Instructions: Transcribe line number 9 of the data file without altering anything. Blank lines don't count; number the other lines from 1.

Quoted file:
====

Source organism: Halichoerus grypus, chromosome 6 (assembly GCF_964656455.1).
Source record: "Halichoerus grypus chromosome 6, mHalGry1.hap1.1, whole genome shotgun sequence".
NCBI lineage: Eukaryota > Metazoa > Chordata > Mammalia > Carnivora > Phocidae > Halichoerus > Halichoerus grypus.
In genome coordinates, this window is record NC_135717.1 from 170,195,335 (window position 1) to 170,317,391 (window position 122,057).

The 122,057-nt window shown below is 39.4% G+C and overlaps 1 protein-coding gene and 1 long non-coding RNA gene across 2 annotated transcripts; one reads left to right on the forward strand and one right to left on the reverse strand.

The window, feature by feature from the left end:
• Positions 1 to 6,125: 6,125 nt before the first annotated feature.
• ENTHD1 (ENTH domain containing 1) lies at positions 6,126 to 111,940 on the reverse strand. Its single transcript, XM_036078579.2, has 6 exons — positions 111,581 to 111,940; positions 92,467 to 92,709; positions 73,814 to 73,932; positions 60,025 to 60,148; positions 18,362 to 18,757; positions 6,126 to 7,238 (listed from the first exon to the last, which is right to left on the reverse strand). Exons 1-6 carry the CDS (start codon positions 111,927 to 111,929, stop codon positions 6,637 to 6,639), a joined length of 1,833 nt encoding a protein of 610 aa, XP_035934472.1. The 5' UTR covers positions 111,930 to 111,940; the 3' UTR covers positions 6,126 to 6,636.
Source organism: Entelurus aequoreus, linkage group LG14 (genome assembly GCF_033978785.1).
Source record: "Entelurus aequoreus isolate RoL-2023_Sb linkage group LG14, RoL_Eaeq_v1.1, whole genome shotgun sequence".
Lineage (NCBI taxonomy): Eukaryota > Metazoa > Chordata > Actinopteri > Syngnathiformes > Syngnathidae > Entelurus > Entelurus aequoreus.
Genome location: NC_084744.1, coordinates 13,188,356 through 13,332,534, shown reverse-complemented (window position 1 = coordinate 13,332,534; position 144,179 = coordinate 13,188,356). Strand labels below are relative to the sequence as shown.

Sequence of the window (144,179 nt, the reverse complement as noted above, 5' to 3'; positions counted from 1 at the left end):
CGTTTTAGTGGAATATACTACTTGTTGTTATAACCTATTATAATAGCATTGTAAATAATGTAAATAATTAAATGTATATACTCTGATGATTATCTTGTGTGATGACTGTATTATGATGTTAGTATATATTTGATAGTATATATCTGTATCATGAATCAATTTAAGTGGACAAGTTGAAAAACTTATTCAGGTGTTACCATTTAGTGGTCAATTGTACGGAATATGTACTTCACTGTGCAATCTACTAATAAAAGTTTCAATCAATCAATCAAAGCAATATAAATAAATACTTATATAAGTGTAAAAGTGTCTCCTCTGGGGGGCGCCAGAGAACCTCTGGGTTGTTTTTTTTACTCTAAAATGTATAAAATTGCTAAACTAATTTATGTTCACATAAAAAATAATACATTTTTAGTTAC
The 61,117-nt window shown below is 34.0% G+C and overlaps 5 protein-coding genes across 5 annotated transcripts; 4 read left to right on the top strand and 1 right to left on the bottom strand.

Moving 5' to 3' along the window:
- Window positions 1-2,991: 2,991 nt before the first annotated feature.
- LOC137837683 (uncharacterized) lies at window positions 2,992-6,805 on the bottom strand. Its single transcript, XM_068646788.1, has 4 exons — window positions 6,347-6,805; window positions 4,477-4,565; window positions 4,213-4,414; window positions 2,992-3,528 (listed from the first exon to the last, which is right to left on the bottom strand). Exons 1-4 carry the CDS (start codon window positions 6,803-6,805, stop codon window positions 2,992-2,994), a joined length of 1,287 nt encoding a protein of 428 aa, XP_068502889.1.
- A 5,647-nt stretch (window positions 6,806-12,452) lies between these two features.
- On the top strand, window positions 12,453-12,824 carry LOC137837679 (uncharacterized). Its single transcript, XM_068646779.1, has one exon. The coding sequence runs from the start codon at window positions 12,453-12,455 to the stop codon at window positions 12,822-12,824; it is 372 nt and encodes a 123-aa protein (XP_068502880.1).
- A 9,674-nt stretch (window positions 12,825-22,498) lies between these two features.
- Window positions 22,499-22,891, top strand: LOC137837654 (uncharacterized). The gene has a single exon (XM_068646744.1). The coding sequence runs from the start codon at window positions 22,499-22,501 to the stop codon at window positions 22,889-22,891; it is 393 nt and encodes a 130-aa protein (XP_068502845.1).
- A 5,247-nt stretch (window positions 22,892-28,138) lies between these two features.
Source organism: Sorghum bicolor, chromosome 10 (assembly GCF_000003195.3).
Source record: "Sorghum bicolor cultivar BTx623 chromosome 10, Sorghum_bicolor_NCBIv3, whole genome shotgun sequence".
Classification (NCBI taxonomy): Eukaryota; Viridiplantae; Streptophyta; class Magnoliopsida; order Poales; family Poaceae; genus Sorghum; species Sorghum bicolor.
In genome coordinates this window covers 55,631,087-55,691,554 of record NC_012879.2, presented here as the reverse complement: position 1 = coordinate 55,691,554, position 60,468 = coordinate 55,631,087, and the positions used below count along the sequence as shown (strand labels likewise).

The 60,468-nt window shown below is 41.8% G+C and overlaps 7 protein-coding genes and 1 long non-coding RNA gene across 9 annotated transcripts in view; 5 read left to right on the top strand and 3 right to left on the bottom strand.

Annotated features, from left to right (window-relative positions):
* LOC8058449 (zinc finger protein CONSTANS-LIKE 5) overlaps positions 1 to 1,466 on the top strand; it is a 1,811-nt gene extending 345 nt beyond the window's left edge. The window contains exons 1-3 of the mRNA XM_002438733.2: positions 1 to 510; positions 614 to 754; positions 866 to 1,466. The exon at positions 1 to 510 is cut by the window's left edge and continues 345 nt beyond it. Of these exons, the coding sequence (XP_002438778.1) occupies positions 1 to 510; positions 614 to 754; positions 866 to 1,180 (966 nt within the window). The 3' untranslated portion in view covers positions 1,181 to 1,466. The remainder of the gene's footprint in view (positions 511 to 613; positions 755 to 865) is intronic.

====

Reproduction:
Source organism: Entelurus aequoreus, linkage group LG14 (genome assembly GCF_033978785.1).